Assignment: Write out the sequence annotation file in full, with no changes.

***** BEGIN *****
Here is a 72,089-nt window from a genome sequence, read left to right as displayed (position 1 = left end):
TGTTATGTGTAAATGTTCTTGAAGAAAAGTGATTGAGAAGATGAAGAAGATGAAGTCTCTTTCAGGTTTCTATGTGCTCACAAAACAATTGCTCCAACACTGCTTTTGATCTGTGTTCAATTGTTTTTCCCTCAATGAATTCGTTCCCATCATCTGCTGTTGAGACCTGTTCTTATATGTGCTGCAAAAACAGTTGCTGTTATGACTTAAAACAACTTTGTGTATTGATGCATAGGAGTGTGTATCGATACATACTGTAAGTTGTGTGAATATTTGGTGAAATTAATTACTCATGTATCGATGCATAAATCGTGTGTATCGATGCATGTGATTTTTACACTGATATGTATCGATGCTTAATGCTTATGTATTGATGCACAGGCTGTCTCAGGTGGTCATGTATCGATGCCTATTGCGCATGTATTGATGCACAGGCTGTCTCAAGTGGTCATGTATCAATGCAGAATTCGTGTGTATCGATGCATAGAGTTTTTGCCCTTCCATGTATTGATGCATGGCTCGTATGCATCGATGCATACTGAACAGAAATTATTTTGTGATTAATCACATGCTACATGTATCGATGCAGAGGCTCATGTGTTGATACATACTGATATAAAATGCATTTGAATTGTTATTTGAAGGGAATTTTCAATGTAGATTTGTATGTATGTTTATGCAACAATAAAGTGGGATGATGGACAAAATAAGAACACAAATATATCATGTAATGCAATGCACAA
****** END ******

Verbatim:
Here is a 72,089-nt window from a genome sequence, read left to right as displayed (position 1 = left end):
TGTTATGTGTAAATGTTCTTGAAGAAAAGTGATTGAGAAGATGAAGAAGATGAAGTCTCTTTCAGGTTTCTATGTGCTCACAAAACAATTGCTCCAACACTGCTTTTGATCTGTGTTCAATTGTTTTTCCCTCAATGAATTCGTTCCCATCATCTGCTGTTGAGACCTGTTCTTATATGTGCTGCAAAAACAGTTGCTGTTATGACTTAAAACAACTTTGTGTATTGATGCATAGGAGTGTGTATCGATACATACTGTAAGTTGTGTGAATATTTGGTGAAATTAATTACTCATGTATCGATGCATAAATCGTGTGTATCGATGCATGTGATTTTTACACTGATATGTATCGATGCTTAATGCTTATGTATTGATGCACAGGCTGTCTCAGGTGGTCATGTATCGATGCCTATTGCGCATGTATTGATGCACAGGCTGTCTCAAGTGGTCATGTATCAATGCAGAATTCGTGTGTATCGATGCATAGAGTTTTTGCCCTTCCATGTATTGATGCATGGCTCGTATGCATCGATGCATACTGAACAGAAATTATTTTGTGATTAATCACATGCTACATGTATCGATGCAGAGGCTCATGTGTTGATACATACTGATATAAAATGCATTTGAATTGTTATTTGAAGGGAATTTTCAATGTAGATTTGTATGTATGTTTATGCAACAATAAAGTGGGATGATGGACAAAATAAGAACACAAATATATCATGTAATGCAATGCACAA